5 years ago

The Human Immune Response to Respiratory Syncytial Virus Infection.

Russell CD, Schwarze J, Unger SA, Walton M
Respiratory syncytial virus (RSV) is an important etiological agent of respiratory infections, particularly in children. Much information regarding the immune response to RSV comes from animal models and in vitro studies. Here, we provide a comprehensive description of the human immune response to RSV infection, based on a systematic literature review of research on infected humans. There is an initial strong neutrophil response to RSV infection in humans, which is positively correlated with disease severity and mediated by interleukin-8 (IL-8). Dendritic cells migrate to the lungs as the primary antigen-presenting cell. An initial systemic T-cell lymphopenia is followed by a pulmonary CD8+ T-cell response, mediating viral clearance. Humoral immunity to reinfection is incomplete, but RSV IgG and IgA are protective. B-cell-stimulating factors derived from airway epithelium play a major role in protective antibody generation. Gamma interferon (IFN-γ) has a strongly protective role, and a Th2-biased response may be deleterious. Other cytokines (particularly IL-17A), chemokines (particularly CCL-5 and CCL-3), and local innate immune factors (including cathelicidins and IFN-λ) contribute to pathogenesis. In summary, neutrophilic inflammation is incriminated as a harmful response, whereas CD8+ T cells and IFN-γ have protective roles. These may represent important therapeutic targets to modulate the immunopathogenesis of RSV infection.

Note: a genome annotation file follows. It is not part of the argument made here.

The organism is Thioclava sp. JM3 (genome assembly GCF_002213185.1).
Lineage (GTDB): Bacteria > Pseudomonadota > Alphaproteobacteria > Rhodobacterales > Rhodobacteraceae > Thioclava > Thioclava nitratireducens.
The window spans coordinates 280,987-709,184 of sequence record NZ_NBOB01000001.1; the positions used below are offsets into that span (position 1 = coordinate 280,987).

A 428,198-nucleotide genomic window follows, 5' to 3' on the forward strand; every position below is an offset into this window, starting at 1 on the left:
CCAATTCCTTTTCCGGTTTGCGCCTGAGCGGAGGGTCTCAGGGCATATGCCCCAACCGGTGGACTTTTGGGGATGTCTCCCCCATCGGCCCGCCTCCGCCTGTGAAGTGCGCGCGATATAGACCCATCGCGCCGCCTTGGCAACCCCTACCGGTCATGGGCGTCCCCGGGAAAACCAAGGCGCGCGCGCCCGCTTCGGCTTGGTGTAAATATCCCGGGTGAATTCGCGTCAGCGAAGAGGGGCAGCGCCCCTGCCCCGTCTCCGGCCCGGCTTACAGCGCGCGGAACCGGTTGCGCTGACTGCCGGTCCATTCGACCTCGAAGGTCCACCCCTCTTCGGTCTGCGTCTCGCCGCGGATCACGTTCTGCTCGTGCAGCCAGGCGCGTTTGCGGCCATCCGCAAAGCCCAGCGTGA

Publisher URL: https://www.ncbi.nlm.nih.gov/pubmed/28179378

DOI: PubMed:28179378

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